Byte-level dedup is in principle the most general, but it is also the most costly because the dedup code must compute ‘anchor points’ to determine where the regions of duplicated vs. unique data begin and end. Nevertheless, this approach is ideal for certain mail servers, in which an attachment may appear many times but not necessary be block-aligned in each user’s inbox. This type of deduplication is generally best left to the application (e.g. Exchange server), because the application understands the data it’s managing and can easily eliminate duplicates internally rather than relying on the storage system to find them after the fact.
ZFS provides block-level deduplication because this is the finest granularity that makes sense for a general-purpose storage system. Block-level dedup also maps naturally to ZFS’s 256-bit block checksums, which provide unique block signatures for all blocks in a storage pool as long as the checksum function is cryptographically strong (e.g. SHA256).
When to dedup: now or later?
In addition to the file/block/byte-level distinction described above, deduplication can be either synchronous (aka real-time or in-line) or asynchronous (aka batch or off-line). In synchronous dedup, duplicates are eliminated as they appear. In asynchronous dedup, duplicates are stored on disk and eliminated later (e.g. at night). Asynchronous dedup is typically employed on storage systems that have limited CPU power and/or limited multithreading to minimize the impact on daytime performance. Given sufficient computing power, synchronous dedup is preferable because it never wastes space and never does needless disk writes of already-existing data.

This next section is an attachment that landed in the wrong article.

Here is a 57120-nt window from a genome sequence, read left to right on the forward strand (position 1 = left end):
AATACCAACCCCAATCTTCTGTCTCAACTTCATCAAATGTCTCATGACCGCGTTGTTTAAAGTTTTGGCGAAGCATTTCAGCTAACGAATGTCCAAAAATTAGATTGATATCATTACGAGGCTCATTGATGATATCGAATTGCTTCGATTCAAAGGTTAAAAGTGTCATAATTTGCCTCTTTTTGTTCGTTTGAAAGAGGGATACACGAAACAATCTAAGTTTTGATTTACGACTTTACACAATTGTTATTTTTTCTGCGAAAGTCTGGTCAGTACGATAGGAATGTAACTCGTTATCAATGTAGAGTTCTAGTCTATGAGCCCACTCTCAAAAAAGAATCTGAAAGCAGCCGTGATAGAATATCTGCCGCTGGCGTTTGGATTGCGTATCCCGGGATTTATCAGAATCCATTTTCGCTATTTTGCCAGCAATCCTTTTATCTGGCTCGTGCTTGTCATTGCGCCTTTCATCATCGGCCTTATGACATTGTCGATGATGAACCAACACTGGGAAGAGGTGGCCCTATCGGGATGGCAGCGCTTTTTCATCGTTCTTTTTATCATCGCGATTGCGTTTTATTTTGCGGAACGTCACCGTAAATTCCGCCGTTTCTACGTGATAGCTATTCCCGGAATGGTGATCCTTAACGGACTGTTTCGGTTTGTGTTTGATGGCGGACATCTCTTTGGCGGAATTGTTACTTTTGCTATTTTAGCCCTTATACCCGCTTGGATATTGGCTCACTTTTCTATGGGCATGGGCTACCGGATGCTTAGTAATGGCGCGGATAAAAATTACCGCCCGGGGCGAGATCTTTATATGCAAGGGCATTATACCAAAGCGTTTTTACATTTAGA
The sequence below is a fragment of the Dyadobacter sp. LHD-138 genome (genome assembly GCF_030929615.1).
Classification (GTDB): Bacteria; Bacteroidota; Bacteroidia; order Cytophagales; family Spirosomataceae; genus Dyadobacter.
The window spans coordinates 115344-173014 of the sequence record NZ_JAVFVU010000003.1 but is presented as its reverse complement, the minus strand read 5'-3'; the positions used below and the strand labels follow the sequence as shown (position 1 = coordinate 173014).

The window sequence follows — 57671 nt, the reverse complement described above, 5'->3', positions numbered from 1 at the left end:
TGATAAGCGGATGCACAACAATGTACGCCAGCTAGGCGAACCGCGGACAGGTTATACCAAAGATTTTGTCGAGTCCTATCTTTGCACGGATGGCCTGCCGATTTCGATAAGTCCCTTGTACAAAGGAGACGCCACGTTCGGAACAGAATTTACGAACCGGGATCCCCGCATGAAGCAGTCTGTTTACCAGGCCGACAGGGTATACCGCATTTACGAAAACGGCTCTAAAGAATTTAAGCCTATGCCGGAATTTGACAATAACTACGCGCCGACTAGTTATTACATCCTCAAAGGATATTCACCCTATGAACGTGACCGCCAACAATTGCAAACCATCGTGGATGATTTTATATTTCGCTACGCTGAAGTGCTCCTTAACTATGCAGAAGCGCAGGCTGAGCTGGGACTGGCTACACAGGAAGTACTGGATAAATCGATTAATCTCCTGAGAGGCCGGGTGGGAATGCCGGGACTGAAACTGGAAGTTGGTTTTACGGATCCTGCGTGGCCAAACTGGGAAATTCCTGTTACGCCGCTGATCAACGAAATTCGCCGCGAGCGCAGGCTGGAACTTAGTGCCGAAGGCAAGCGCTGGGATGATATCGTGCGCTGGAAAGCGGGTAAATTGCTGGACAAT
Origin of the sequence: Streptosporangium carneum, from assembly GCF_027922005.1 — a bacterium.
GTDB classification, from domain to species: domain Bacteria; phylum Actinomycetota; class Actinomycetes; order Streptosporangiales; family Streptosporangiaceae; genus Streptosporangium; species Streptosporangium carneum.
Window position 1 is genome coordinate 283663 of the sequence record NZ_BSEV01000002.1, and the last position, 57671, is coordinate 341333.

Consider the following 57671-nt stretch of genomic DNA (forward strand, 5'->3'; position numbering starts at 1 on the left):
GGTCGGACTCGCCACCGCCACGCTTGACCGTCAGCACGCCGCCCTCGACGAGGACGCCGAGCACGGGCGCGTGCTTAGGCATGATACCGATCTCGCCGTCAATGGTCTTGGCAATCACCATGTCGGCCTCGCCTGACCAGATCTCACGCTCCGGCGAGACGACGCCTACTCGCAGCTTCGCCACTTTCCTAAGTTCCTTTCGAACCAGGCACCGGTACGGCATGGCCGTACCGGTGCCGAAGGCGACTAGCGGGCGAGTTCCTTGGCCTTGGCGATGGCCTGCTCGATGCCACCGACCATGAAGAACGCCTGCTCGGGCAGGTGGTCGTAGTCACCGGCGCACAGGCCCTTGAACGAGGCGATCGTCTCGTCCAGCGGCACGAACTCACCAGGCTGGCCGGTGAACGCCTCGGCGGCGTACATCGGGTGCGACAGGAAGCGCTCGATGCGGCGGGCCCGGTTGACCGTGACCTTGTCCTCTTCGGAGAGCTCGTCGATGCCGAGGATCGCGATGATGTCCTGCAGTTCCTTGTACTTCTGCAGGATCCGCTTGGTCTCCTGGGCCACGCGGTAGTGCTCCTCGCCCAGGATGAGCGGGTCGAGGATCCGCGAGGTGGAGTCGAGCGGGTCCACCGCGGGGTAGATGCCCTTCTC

ZFS deduplication is synchronous. ZFS assumes a highly multithreaded operating system (Solaris) and a hardware environment in which CPU cycles (GHz times cores times sockets) are proliferating much faster than I/O. This has been the general trend for the last twenty years, and the underlying physics suggests that it will continue.
How do I use it?
Ah, finally, the part you’ve really been waiting for.
If you have a storage pool named ‘tank’ and you want to use dedup, just type this:
zfs set dedup=on tank
Like all zfs properties, the ‘dedup’ property follows the usual rules for ZFS dataset property inheritance. Thus, even though deduplication has pool-wide scope, you can opt in or opt out on a per-dataset basis.
What are the tradeoffs?
It all depends on your data.